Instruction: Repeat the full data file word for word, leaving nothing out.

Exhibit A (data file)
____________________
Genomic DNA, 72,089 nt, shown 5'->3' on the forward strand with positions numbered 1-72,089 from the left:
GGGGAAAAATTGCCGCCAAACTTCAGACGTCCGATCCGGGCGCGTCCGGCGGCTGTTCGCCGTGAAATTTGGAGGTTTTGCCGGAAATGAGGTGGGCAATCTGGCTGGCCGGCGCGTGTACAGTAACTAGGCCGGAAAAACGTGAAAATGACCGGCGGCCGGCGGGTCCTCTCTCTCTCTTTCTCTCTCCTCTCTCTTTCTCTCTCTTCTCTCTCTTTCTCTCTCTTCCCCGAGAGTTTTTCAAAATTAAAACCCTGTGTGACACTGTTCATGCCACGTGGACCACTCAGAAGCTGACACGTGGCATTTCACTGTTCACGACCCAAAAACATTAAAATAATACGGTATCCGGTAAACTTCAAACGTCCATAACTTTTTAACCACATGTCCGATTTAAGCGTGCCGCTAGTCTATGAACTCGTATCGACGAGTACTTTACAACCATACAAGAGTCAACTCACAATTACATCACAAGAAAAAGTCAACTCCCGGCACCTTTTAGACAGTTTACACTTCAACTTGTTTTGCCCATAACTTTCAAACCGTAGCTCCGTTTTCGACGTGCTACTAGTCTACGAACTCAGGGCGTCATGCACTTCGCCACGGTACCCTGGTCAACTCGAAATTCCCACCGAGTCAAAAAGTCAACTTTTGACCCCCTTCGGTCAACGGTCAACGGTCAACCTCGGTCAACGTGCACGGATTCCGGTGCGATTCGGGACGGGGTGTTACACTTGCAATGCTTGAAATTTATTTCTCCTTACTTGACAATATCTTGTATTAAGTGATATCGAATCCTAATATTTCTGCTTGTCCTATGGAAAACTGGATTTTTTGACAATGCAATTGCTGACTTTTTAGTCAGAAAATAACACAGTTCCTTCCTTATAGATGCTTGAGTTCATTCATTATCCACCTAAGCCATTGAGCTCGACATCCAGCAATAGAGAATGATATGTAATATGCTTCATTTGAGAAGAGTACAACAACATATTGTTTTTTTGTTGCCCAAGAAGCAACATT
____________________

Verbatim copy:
Genomic DNA, 72,089 nt, shown 5'->3' on the forward strand with positions numbered 1-72,089 from the left:
GGGGAAAAATTGCCGCCAAACTTCAGACGTCCGATCCGGGCGCGTCCGGCGGCTGTTCGCCGTGAAATTTGGAGGTTTTGCCGGAAATGAGGTGGGCAATCTGGCTGGCCGGCGCGTGTACAGTAACTAGGCCGGAAAAACGTGAAAATGACCGGCGGCCGGCGGGTCCTCTCTCTCTCTTTCTCTCTCCTCTCTCTTTCTCTCTCTTCTCTCTCTTTCTCTCTCTTCCCCGAGAGTTTTTCAAAATTAAAACCCTGTGTGACACTGTTCATGCCACGTGGACCACTCAGAAGCTGACACGTGGCATTTCACTGTTCACGACCCAAAAACATTAAAATAATACGGTATCCGGTAAACTTCAAACGTCCATAACTTTTTAACCACATGTCCGATTTAAGCGTGCCGCTAGTCTATGAACTCGTATCGACGAGTACTTTACAACCATACAAGAGTCAACTCACAATTACATCACAAGAAAAAGTCAACTCCCGGCACCTTTTAGACAGTTTACACTTCAACTTGTTTTGCCCATAACTTTCAAACCGTAGCTCCGTTTTCGACGTGCTACTAGTCTACGAACTCAGGGCGTCATGCACTTCGCCACGGTACCCTGGTCAACTCGAAATTCCCACCGAGTCAAAAAGTCAACTTTTGACCCCCTTCGGTCAACGGTCAACGGTCAACCTCGGTCAACGTGCACGGATTCCGGTGCGATTCGGGACGGGGTGTTACACTTGCAATGCTTGAAATTTATTTCTCCTTACTTGACAATATCTTGTATTAAGTGATATCGAATCCTAATATTTCTGCTTGTCCTATGGAAAACTGGATTTTTTGACAATGCAATTGCTGACTTTTTAGTCAGAAAATAACACAGTTCCTTCCTTATAGATGCTTGAGTTCATTCATTATCCACCTAAGCCATTGAGCTCGACATCCAGCAATAGAGAATGATATGTAATATGCTTCATTTGAGAAGAGTACAACAACATATTGTTTTTTTGTTGCCCAAGAAGCAACATT